Friday, March 31, 2017
In the late ‘70s and early ’80s, in the wake of Halloween’s record-setting success, producers were madly scrambling to grab any remaining holidays to center their own slasher movie around. As slasher films typically hinge on payback for some perceived (or actual) past betrayal or wrong, Valentine’s Day – a day famous for fostering bitter disappointments and hurt feelings – was an ideal candidate for the slasher treatment.
One of several slasher productions made in Canada in the early ‘80s (along with Prom Night, Happy Birthday to Me and Terror Train), My Bloody Valentine proved easy for slasher buffs to adore, even if the MPAA – then on a crusade to neuter the new wave of splatter films – demanded heavy cuts be made before it awarded MBV an R-rating. To have the film released with all its bloodshed intact would’ve been nice but what makes MBV work is its attention to character and atmosphere so its FX didn’t have to be its key selling point.
An uncut version of the film was finally released on DVD in 2009 in time for the release of the 3-D remake, but while it was nice to finally see more of FX master Tom Burman’s work, as it turned out it didn’t really improve upon the version that fans were already familiar with. In its original, R-rated form, MBV was all it needed to be.
Following the trend of most slashers at the time, screenwriter John Beaird and director George Mihalka lay out a whodunnit storyline involving the possible return of crazed coal miner Harry Warden to the town that he terrorized many years before. Back in the day, Warden was the sole survivor of a mine collapse (triggered by unsafe methane levels ignored by supervisors eager to get to a Valentine’s dance) which left his co-workers dead and himself trapped with their bodies for weeks.
When rescuers finally got to Harry, they found that he’d had to resort to cannibalism in order to survive. Not the kind of thing one easily bounces back from. The next Valentine’s Day, Harry took his revenge on his former supervisors, hacking them to death with a pickax and leaving a warning to never hold another Valentine’s Day dance again.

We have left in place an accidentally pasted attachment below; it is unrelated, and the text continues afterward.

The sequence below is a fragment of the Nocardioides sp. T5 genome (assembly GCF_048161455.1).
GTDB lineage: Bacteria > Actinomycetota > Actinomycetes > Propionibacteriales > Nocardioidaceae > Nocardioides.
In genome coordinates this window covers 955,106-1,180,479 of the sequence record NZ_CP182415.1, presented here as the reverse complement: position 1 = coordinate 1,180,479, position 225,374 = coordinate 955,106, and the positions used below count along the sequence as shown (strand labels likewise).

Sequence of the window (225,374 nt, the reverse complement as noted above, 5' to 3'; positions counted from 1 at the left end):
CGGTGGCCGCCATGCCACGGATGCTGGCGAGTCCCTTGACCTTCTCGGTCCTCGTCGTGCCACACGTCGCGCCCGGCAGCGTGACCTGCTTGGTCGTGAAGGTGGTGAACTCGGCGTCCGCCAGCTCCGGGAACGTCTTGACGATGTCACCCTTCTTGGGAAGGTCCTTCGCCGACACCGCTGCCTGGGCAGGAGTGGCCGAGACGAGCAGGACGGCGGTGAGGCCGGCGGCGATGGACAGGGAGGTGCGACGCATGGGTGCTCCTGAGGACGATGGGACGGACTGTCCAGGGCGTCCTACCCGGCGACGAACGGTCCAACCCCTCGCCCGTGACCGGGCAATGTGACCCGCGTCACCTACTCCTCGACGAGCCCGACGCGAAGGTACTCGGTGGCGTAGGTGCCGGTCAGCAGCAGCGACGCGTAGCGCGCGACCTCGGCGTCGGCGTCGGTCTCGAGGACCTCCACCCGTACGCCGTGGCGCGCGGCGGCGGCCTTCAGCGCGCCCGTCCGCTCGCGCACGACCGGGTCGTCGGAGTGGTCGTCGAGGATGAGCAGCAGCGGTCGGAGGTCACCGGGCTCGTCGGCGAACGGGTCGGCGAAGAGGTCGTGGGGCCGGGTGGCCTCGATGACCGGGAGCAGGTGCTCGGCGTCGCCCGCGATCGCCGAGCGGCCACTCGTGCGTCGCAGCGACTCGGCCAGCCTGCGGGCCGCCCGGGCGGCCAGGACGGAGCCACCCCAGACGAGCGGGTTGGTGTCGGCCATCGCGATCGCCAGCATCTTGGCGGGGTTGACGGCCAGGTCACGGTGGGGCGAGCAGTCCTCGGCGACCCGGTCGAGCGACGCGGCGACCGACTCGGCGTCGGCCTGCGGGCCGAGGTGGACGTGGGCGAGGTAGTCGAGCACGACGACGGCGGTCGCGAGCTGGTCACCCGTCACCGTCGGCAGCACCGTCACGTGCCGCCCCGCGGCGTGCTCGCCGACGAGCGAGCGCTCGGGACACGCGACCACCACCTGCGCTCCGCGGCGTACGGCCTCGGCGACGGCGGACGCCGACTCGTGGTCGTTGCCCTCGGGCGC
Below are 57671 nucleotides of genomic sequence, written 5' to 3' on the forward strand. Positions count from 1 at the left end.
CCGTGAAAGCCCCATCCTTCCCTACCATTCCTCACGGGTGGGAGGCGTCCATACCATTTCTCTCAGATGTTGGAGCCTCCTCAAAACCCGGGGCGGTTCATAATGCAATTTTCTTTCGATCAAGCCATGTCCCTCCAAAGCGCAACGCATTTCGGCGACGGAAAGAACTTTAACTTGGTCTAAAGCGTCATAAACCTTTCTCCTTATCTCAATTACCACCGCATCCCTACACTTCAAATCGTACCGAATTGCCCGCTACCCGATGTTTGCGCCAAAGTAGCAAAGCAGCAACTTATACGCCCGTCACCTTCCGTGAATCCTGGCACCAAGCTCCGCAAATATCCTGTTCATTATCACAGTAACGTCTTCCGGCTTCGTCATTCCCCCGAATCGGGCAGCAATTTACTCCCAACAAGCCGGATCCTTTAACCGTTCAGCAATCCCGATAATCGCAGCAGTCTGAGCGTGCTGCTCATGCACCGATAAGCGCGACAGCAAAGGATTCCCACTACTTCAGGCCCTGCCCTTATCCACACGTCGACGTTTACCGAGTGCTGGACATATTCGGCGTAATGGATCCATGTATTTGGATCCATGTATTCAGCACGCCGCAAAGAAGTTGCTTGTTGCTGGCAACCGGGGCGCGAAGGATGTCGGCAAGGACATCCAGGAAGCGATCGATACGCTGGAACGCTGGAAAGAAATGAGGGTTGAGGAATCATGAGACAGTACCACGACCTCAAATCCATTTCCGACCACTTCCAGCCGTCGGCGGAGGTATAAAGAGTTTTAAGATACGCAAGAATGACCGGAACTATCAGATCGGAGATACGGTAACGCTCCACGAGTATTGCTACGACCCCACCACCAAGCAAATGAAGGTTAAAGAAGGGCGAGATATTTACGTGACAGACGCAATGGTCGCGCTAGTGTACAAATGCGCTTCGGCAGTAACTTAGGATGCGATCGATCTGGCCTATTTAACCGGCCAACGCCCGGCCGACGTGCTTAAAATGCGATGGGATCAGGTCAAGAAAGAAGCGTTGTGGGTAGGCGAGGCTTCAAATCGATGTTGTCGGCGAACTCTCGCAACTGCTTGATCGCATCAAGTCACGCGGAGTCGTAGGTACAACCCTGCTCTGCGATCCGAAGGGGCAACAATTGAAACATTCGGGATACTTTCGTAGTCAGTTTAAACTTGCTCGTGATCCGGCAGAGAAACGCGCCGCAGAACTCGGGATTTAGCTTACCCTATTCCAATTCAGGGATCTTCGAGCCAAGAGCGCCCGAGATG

Harry became a boogeyman figure that haunted the town’s collective memory, with his grim vow being enough to keep Cupid at bay in Valentine Bluffs for at least a generation. While the town’s elders successfully squelched holiday festivities for years, those who were only children when Harry conducted his rampage have come of age and want to forget the superstitious fears of their parents and have a Valentine celebration of their own.
Believing that enough time has passed, the mayor has given his permission but that will prove to be a heartbreaking decision. Days before V-Day, the mayor and sheriff receive a heart-shaped candy box containing a torn-out human heart along with a rhyming taunt warning them to stop the dance. After receiving this, the panicked mayor and sheriff cancel all celebrations while trying to keep the grisly truth from the rest of the town.
Even though all signs point to the return of Harry Warden, the sheriff isn’t having any luck locating Valentine Bluff’s most infamous son. The asylum to which Harry was committed to has lost track of him due to bureaucratic ineptitude – not being able to determine whether he is still a patient, was released, or has died. That makes the job of the sheriff and mayor all the more difficult as they work to root out the killer, even as the maniac claims another victim.
For their part, the young people of Valentine Bluffs are blissfully ignorant of the danger they’re in and are caught up in their own personal dramas. Appropriately for a movie built around Valentine’s Day, the kids of MBV are concerned with matters of the heart above all else.